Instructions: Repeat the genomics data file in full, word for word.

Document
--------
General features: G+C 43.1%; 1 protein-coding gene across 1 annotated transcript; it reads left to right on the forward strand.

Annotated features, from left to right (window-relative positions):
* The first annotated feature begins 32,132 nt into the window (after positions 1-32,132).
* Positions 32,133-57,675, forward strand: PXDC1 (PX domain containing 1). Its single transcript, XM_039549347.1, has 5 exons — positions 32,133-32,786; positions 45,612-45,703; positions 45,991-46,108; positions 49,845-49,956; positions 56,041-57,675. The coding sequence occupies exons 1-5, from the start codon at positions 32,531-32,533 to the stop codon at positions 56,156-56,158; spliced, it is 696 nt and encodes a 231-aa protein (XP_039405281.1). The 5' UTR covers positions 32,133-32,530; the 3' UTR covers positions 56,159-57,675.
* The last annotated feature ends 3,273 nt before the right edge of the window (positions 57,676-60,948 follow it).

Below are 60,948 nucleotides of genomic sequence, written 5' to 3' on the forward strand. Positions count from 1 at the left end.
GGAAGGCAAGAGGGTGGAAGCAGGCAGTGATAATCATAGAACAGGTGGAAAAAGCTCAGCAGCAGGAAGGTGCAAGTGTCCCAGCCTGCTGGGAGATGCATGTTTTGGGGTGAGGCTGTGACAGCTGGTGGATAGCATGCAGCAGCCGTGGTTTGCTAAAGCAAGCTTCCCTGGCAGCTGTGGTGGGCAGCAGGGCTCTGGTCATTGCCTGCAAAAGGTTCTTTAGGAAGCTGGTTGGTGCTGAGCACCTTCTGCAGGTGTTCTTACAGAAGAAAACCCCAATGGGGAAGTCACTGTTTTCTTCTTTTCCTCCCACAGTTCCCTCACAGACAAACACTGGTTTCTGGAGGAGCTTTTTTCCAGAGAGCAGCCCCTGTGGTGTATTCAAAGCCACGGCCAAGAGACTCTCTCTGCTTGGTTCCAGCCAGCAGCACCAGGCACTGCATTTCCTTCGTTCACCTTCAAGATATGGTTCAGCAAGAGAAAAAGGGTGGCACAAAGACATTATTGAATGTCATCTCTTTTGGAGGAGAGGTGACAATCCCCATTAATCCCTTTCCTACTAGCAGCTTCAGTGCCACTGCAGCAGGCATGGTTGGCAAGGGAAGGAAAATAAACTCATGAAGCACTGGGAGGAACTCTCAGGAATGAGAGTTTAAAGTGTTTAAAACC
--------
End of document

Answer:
General features: G+C 43.1%; 1 protein-coding gene across 1 annotated transcript; it reads left to right on the forward strand.

Annotated features, from left to right (window-relative positions):
* The first annotated feature begins 32,132 nt into the window (after positions 1-32,132).
* Positions 32,133-57,675, forward strand: PXDC1 (PX domain containing 1). Its single transcript, XM_039549347.1, has 5 exons — positions 32,133-32,786; positions 45,612-45,703; positions 45,991-46,108; positions 49,845-49,956; positions 56,041-57,675. The coding sequence occupies exons 1-5, from the start codon at positions 32,531-32,533 to the stop codon at positions 56,156-56,158; spliced, it is 696 nt and encodes a 231-aa protein (XP_039405281.1). The 5' UTR covers positions 32,133-32,530; the 3' UTR covers positions 56,159-57,675.
* The last annotated feature ends 3,273 nt before the right edge of the window (positions 57,676-60,948 follow it).

Below are 60,948 nucleotides of genomic sequence, written 5' to 3' on the forward strand. Positions count from 1 at the left end.
GGAAGGCAAGAGGGTGGAAGCAGGCAGTGATAATCATAGAACAGGTGGAAAAAGCTCAGCAGCAGGAAGGTGCAAGTGTCCCAGCCTGCTGGGAGATGCATGTTTTGGGGTGAGGCTGTGACAGCTGGTGGATAGCATGCAGCAGCCGTGGTTTGCTAAAGCAAGCTTCCCTGGCAGCTGTGGTGGGCAGCAGGGCTCTGGTCATTGCCTGCAAAAGGTTCTTTAGGAAGCTGGTTGGTGCTGAGCACCTTCTGCAGGTGTTCTTACAGAAGAAAACCCCAATGGGGAAGTCACTGTTTTCTTCTTTTCCTCCCACAGTTCCCTCACAGACAAACACTGGTTTCTGGAGGAGCTTTTTTCCAGAGAGCAGCCCCTGTGGTGTATTCAAAGCCACGGCCAAGAGACTCTCTCTGCTTGGTTCCAGCCAGCAGCACCAGGCACTGCATTTCCTTCGTTCACCTTCAAGATATGGTTCAGCAAGAGAAAAAGGGTGGCACAAAGACATTATTGAATGTCATCTCTTTTGGAGGAGAGGTGACAATCCCCATTAATCCCTTTCCTACTAGCAGCTTCAGTGCCACTGCAGCAGGCATGGTTGGCAAGGGAAGGAAAATAAACTCATGAAGCACTGGGAGGAACTCTCAGGAATGAGAGTTTAAAGTGTTTAAAACC